HUTCHINSON, Kan. (KWCH) It's not a new scam, but it's possibly one you've never heard of before. FactFinder 12 spoke with one quick-thinking woman who avoided falling for it and now, she wants to make sure others do the same.
For Maria Dyer, this started when she was in the market for a new place to live in Hutchinson. Searching the Internet, her daughter found a nice place at a decent price.
"My daughter, she came in and said there's this house for $1,000 (per month) on North Severence," Dyer says.
Dyer wasted no time contacting the number listed with the ad. She says the man who answered the call told her the property was still available for rent.
Unfortunately, the deal turned out to be too good to be true. The house listed is not actually for rent and the man trying to rent it doesn't even own the property.
"He told me that he had lived here and that his job had transferred him out and he wanted a family that would take good care of the house and treat it like their own," she says.
Dyer ended up sending quite a bit of personal information for what the man told her, was the rental application. Still, at this point there was nothing fishy with the deal.
That didn't last long. After telling her she was approved to rent the home, the man claiming to be the property's owner and claiming to have just moved from Hutchinson asked Dyer if the city had a Walmart.
"That's when it clicked. People from miles around know that in Hutchinson all there is is a Walmart," Dyer says. "You know, K-Mart wen out, Target's gone. He's gonna want me to wire him the money and I'm not doing that."
That's exactly what happened. The man asked Dyer to wire money and she did not follow that request.
Timothy Ferran actually rents the home listed in the ad Dyer answered. A couple weeks ago, someone else walked in his front door to check out the house. Not knowing about the fake ad listing his home as being available for rent led to a scary situation for Ferran and his wife.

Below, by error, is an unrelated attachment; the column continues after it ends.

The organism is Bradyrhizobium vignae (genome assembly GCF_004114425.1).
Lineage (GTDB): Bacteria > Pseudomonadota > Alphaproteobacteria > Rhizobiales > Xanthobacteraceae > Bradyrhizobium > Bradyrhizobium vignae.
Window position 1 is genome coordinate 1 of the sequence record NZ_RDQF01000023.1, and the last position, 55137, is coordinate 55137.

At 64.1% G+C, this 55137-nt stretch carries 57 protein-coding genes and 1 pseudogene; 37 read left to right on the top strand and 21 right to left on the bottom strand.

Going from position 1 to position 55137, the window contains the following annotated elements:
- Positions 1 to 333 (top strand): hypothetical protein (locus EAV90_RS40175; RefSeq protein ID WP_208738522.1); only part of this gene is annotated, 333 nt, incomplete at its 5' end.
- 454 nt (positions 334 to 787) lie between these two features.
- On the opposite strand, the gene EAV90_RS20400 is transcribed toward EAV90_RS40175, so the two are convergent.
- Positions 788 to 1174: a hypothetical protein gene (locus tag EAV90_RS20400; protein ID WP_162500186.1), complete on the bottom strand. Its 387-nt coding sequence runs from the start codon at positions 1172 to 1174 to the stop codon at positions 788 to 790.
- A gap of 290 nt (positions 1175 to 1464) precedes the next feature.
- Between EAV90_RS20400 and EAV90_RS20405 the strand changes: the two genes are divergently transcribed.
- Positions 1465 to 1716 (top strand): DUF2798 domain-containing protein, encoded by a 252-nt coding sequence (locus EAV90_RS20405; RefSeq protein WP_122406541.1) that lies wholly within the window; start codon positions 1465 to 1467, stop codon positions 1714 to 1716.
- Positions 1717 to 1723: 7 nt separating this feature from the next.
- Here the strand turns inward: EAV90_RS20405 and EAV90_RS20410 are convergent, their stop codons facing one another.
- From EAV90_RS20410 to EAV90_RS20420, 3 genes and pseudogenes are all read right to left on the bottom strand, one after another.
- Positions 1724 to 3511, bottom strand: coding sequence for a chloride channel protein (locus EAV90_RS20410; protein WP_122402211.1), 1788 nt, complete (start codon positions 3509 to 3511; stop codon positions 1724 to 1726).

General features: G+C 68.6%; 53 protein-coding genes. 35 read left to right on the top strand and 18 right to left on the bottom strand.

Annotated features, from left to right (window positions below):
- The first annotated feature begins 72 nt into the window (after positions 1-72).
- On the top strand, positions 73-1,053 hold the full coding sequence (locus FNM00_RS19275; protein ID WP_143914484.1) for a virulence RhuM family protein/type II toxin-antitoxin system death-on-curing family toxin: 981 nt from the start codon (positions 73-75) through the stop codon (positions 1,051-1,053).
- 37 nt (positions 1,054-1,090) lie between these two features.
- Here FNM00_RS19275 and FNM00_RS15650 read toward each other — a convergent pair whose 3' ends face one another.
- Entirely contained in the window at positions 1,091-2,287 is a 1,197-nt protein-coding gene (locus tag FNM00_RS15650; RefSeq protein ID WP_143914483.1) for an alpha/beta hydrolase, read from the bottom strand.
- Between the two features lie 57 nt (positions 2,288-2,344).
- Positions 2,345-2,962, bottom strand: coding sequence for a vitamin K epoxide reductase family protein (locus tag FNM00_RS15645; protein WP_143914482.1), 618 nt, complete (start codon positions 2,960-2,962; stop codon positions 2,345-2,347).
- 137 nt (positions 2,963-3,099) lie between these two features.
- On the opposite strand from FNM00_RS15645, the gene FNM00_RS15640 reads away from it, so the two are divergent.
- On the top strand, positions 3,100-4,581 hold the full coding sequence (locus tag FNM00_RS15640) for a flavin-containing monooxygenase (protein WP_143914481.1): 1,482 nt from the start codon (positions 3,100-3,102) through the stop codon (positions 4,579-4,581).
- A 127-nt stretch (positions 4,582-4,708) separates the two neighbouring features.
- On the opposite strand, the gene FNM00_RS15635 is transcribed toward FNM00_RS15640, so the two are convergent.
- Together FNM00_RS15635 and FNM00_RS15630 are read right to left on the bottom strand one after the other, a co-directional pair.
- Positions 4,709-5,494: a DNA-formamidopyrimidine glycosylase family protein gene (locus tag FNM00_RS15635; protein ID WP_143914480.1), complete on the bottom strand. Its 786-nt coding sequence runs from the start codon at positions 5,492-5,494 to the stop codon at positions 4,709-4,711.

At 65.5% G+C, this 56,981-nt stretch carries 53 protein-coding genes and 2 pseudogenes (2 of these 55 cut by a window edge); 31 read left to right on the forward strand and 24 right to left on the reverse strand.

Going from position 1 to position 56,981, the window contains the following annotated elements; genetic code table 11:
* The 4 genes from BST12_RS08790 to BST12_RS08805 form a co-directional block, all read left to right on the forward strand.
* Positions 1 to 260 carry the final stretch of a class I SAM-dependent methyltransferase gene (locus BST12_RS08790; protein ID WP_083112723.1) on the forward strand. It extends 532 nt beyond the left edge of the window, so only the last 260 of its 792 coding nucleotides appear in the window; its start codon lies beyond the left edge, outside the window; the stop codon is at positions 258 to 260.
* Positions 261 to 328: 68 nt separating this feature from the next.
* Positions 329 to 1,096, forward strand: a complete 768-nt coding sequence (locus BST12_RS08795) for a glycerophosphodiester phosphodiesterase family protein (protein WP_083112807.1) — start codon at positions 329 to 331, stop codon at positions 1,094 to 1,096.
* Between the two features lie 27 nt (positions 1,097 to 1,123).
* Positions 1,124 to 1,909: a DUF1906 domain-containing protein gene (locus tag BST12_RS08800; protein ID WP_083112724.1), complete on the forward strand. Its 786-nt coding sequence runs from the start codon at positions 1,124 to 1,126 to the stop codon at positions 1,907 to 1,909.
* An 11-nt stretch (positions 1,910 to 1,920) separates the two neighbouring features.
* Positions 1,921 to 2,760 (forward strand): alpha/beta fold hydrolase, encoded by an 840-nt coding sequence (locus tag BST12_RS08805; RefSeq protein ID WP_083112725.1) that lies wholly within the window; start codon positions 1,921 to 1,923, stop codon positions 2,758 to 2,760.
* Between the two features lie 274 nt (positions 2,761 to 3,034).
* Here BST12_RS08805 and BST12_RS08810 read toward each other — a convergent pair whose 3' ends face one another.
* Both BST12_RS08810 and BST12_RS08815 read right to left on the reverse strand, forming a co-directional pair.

"My wife's yelling and screaming. I come out of the bathroom and grab the guy and carry him right out the door onto the porch," Ferran says.
Scary, but no one was seriously injured. After speaking with Dyer, Ferran learned the false ad was still up. Fact Finder 12 called the number listed on the ad.
The man who answered had an accent making him difficult to understand. He said his name is Albert. In the conversation with FactFinder 12 investigator Alex Flippin, "Albert' tried to peddle the same story he did to Dyer and the man before her who walked into Ferran's home uninvited.
When asked for an opportunity to meet and maybe look at the house, "Albert" said he's renting the house out because he's out of state.
After a request to speak with the home's current renter and the actual homeowner, "Albert' said that wasn't possible and again claimed that he was the owner.
When confronted over the phone that it's now known he's operating a scam, Albert got more defensive before hanging up.
FactFinder 12 reported the listing as fraudulent. A check of property records shows nobody named Albert has ever owned the home on Severence.
The Better Business Bureau says if you're renting a property, never wire money to anyone. And never give out personal information, like your social security number, over the phone.